So what is the problem? You have to take this people at their word and one has to go back to those times and see what they are really talking about: No human rights voices,  McCarthyism in which you were no allowed to belong to the political party you wanted to or express what these republicans are saying now without loosing their jobs or having other repercussions. No gay rights, NO Gays! period. Gays were closeted and the only gays people knew where the ones with fem mannerisms which got lumped all together as gays even if they were not. Those that looked different left themselves open to be ostracized, beaten and hiding. I can’t see anything else that we had in those times that we are lacking now. We had people coming over legally and illegally. The young TV media did not report on people coming over the border or through airplanes, boats etc (no terror watch then) so nobody worried about that. Even before Trump, No one was talking about this in the terms they are now. Besides there have always been jobs americans don want to do while there are others that will endanger their lives to come here and take them. Other things we have today like terror and more nations with nukes, those are things that are the price of advance transportation, communications and science and mistakes made by both political parties in the way foreign policy is conducted. A double standard that what we say is not what we do as a nation.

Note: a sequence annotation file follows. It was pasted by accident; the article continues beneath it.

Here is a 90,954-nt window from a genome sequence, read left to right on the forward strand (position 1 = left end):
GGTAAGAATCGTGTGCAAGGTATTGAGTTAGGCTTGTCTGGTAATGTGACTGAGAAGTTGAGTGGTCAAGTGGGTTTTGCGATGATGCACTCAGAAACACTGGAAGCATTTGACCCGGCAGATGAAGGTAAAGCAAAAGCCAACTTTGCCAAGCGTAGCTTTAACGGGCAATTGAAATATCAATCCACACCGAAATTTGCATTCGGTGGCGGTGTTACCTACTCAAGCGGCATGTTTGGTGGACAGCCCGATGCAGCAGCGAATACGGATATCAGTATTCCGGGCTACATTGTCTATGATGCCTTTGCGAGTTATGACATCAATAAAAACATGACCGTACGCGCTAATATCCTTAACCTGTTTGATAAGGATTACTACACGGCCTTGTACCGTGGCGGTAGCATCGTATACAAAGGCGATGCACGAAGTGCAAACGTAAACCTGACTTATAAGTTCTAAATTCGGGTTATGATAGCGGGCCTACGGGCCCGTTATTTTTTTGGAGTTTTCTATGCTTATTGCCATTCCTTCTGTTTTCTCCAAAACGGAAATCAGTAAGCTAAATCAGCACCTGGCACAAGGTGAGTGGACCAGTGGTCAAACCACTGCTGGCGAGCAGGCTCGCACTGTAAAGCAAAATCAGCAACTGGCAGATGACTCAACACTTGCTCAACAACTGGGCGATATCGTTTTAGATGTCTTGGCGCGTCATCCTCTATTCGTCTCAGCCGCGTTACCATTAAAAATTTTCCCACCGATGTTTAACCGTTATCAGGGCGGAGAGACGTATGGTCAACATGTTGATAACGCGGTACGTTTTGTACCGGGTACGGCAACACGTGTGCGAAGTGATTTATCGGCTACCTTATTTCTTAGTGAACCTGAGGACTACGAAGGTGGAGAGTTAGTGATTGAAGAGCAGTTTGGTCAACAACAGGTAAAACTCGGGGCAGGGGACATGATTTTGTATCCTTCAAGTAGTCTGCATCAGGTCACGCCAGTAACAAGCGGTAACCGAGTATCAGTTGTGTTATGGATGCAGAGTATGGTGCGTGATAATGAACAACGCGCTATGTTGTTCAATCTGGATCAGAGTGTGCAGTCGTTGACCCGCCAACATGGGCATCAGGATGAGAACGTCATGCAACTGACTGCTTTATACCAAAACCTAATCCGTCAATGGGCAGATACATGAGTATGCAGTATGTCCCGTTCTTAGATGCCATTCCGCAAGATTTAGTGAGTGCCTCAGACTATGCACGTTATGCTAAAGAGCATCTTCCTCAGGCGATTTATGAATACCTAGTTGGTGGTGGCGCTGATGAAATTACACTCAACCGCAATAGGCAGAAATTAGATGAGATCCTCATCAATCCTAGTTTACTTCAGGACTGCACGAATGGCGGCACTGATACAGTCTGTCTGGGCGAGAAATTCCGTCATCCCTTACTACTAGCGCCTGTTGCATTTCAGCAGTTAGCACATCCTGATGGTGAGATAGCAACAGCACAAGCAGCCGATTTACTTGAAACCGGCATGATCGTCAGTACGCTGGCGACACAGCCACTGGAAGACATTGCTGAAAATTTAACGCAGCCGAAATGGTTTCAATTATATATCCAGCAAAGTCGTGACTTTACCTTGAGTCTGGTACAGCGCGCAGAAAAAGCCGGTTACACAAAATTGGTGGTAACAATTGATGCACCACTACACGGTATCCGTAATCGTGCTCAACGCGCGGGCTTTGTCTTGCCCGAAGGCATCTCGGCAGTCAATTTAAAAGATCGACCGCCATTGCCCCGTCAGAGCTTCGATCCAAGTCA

Classified military tools used in the 1980’s are used today to get us from one point to another. Advance in  technology and the problems those things bring is non stoppable. The message I got from these people in the convention and their nominee is that they want this nation to turn back and to put the blacks, women, gays minorities were they were and have the white minority be in total control again. White? Did I just say that? Yes I picked it up from the convention in which the Nominees number crunchers where saying that being aware they can’t get the black or hispanic vote they need to concentrate of what they can win and the white states in contention (except FL). Concentrate on the white vote they said and convince more whites on the states that are contested to vote Trump. They believe they can win the presidency with the white vote alone if they keep the low numbers they got in the blacks before (maybe 1%) and the hispanics and get more white voters to make up the difference.